The Blue Atlas Project Brings Aid to Devastated Abaco Island

And one woman’s rite of passage to becoming a sailor.

Photo by Andrew Gober

She’s on the the early morning shift crossing the middle of the Mediterranean Sea on a 38 foot Salona Sailboat.

It’s just me and the stars. No birds. No bugs. It’s surreal. Drew sleeps below deck after the first night watch.

Kali and her friend Drew were invited to transport the sailboat in July of 2020 from Croatia to the United States.

Their only previous experience on the sea together was moving a small boat up the eastern seaboard. They learned the hard way that sailing the Mediterranean Sea in the middle of the summer is not a good idea.

For Kali, this journey across the ocean is a rite of passage to becoming a sailor.

She acquired her own sailboat in early 2020. She is using this transport from Croatia as an opportunity to cross the open sea and learn how to sail big water.

A few years ago her life was calm but, “Calmness isn’t inspiring.”

Humanitarian activism, adventure, movement, and more than anything else -freedom - suits Kali. In 2015 she went to Nepal a few months after large earthquakes rocked the country.

Kali and Drew made it to the Canary Islands, depleted and exhausted.

The constant lack of sleep convinced Kali they needed another set of hands on deck for the next leg to the Bahamas.

Kali referred to the hurricane as you would a long-distance friend.

Called her by name as she paralleled their 17 day journey. They docked in Bermuda 24 hours before Hurricane Paulette slammed into the island — just enough time to batten down the hatches.

Eventually, they reach the United States amidst a record number of hurricanes ripping across the Atlantic that season.

They safely drop off the boat to its owner. Kali goes home to recalibrate.

After a brief respite, she works like mad getting her boat seaworthy and organizing the aid project for Abaco Island.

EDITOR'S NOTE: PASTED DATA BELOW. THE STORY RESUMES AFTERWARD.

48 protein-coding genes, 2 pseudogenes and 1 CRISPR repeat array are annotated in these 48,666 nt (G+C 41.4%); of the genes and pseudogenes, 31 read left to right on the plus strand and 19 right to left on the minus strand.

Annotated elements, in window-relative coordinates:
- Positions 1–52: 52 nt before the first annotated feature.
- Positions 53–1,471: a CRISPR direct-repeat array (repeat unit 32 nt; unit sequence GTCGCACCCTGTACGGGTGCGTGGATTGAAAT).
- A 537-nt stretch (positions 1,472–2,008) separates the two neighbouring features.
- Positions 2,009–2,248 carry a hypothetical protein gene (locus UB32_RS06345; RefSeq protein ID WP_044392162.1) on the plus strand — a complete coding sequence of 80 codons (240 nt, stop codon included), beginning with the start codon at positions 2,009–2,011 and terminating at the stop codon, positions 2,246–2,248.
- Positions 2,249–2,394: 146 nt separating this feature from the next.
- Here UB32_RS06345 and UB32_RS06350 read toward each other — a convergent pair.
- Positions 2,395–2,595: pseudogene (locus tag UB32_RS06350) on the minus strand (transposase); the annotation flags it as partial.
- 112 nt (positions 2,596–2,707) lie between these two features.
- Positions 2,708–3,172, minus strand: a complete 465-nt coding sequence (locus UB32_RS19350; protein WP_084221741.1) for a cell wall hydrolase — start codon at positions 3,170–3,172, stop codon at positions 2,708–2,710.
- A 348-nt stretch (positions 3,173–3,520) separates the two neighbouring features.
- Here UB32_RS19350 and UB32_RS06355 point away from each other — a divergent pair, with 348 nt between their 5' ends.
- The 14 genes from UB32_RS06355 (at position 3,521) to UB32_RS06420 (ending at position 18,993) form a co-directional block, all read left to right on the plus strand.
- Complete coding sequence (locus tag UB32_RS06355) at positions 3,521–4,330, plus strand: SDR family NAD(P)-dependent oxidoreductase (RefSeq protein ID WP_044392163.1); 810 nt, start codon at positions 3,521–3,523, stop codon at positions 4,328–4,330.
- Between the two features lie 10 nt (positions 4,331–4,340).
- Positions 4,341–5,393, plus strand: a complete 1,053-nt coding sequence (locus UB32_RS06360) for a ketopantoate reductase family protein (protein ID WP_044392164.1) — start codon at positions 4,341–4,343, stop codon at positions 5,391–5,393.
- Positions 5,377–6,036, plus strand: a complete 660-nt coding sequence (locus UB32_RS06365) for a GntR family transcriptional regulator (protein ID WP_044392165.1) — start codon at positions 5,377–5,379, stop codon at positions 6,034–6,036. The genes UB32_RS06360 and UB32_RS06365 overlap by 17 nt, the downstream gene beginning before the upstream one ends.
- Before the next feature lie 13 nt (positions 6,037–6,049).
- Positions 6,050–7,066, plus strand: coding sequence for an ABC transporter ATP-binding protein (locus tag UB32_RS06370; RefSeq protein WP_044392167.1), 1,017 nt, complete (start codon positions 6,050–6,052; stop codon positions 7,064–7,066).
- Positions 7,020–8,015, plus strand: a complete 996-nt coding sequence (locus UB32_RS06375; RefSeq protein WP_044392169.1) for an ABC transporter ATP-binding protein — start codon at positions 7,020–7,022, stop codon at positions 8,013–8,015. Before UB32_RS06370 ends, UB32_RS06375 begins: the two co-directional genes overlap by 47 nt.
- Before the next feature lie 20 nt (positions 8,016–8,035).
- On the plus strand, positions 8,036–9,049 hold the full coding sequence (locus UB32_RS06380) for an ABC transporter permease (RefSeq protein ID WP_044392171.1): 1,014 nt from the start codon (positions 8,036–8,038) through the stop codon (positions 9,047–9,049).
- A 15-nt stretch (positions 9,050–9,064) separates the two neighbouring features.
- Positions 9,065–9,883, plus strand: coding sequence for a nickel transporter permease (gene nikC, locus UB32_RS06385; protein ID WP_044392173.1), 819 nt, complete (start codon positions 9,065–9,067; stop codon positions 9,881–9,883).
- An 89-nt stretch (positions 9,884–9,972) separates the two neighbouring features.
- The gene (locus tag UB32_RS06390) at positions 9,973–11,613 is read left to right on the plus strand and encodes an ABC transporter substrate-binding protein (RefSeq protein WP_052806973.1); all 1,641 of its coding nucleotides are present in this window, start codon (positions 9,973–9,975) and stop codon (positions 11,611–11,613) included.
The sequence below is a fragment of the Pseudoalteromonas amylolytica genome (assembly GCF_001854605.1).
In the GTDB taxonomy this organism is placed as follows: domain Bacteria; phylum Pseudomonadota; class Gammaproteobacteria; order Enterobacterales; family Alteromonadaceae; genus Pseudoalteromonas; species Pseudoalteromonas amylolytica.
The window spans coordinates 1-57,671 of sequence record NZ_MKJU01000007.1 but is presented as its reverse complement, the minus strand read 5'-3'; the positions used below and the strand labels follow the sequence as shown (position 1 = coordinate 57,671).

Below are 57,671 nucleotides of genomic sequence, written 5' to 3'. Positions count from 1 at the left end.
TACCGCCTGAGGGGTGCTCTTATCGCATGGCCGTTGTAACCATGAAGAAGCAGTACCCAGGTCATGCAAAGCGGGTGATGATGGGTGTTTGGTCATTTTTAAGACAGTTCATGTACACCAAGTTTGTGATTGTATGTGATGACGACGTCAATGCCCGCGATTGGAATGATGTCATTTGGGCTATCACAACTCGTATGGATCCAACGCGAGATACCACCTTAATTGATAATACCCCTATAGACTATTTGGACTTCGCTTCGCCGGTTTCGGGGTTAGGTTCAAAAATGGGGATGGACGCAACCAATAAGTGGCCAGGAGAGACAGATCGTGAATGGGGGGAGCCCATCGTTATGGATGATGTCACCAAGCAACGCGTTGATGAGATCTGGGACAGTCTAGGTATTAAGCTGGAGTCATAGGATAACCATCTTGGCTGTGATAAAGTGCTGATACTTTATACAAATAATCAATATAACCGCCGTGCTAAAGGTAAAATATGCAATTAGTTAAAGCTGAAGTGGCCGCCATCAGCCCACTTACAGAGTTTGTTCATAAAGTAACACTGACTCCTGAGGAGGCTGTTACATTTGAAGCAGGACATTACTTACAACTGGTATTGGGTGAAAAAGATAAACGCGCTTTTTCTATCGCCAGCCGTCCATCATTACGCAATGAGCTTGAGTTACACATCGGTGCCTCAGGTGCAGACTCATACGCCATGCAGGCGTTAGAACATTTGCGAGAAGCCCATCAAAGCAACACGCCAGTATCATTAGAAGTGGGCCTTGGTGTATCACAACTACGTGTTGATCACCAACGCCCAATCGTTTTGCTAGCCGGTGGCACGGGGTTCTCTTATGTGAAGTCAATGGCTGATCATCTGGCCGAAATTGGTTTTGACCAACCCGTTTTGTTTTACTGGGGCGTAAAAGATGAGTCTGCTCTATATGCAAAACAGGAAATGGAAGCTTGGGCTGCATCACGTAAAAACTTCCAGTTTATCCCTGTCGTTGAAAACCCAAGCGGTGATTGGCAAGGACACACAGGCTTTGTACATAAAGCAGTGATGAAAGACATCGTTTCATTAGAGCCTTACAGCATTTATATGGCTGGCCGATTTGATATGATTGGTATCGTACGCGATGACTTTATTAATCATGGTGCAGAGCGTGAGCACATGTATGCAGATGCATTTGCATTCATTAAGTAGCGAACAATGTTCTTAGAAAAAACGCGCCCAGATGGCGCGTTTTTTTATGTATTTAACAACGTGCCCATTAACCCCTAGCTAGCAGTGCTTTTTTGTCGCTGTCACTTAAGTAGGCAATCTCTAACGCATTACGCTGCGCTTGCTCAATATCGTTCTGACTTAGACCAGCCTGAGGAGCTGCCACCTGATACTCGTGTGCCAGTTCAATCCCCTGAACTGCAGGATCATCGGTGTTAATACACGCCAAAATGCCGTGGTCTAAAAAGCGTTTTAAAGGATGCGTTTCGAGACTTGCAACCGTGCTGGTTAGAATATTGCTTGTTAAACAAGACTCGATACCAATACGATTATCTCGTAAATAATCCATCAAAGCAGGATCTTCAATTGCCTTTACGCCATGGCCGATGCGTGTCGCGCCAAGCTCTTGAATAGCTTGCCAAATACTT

A grateful, worn-out smile lights up her face. Her friend Michael Robb, the third on-site team member of The Blue Atlas Project, arrives to help her sail from Florida to the Bahamas.

The boat has different ideas and strands them in Key Biscayne.

They both have to learn how to fix the cutlass bearing underwater to prevent the vessel from getting hauled out to land for repairs.

On Great Abaco Island in the Bahamas, Kali wastes no time meeting with volunteers.

They plan setting up a training center on a piece of land donated to The Blue Atlas Project by local, off-the-grid Abaco Neem Farm. Very little food is grown on the Island due to poor, limestone-heavy soil. The farmers who do grow have been amending the soil for years, and are still struggling.

They are helping transform disaster into a sustainable future opportunity.

It takes a lot of dedication, grants, volunteers, outreach and education to make it happen.

People who have returned to Great Abaco after evacuations are still in deep struggle.

It wasn’t just the 185 mph winds that nearly leveled this community. A 23 foot surge overtook the Island flooding homes, destroying businesses, and wiping out grocery stores.

There is still such a great need.

90% of homes on the Island were destroyed or rendered uninhabitable. Cars driven around the Island have no windows or lights and there are dents in everything.

Photo by Kali Kirkendall

The willingness to eat what can grow seasonally in any area is always an evolution.

There are challenges beyond growing food to creating food independence in a place that has relied largely on imported goods to survive. One small vegetable farm on the Island tried to set up a CSA, but the locals responded with, “I don’t really want that in my box, can I get more of this?”

It’s a long road on a small Island where people are very traumatized.

No matter where you go, you cannot get away from seeing and reliving the destruction every minute of every day.

Kali and Drew walk the streets near Marsh Harbor.

They pass boarded up skeletons of houses, boats thrown askew inland, and countless foundations with no home at all. She says hello to a woman who lives here and they strike up a conversation.

Kali turns her head and looks out across the endless beautiful ocean she calls home.

Sun sparkles on calm waters and her eyes rest on the sunken boat in the harbor.

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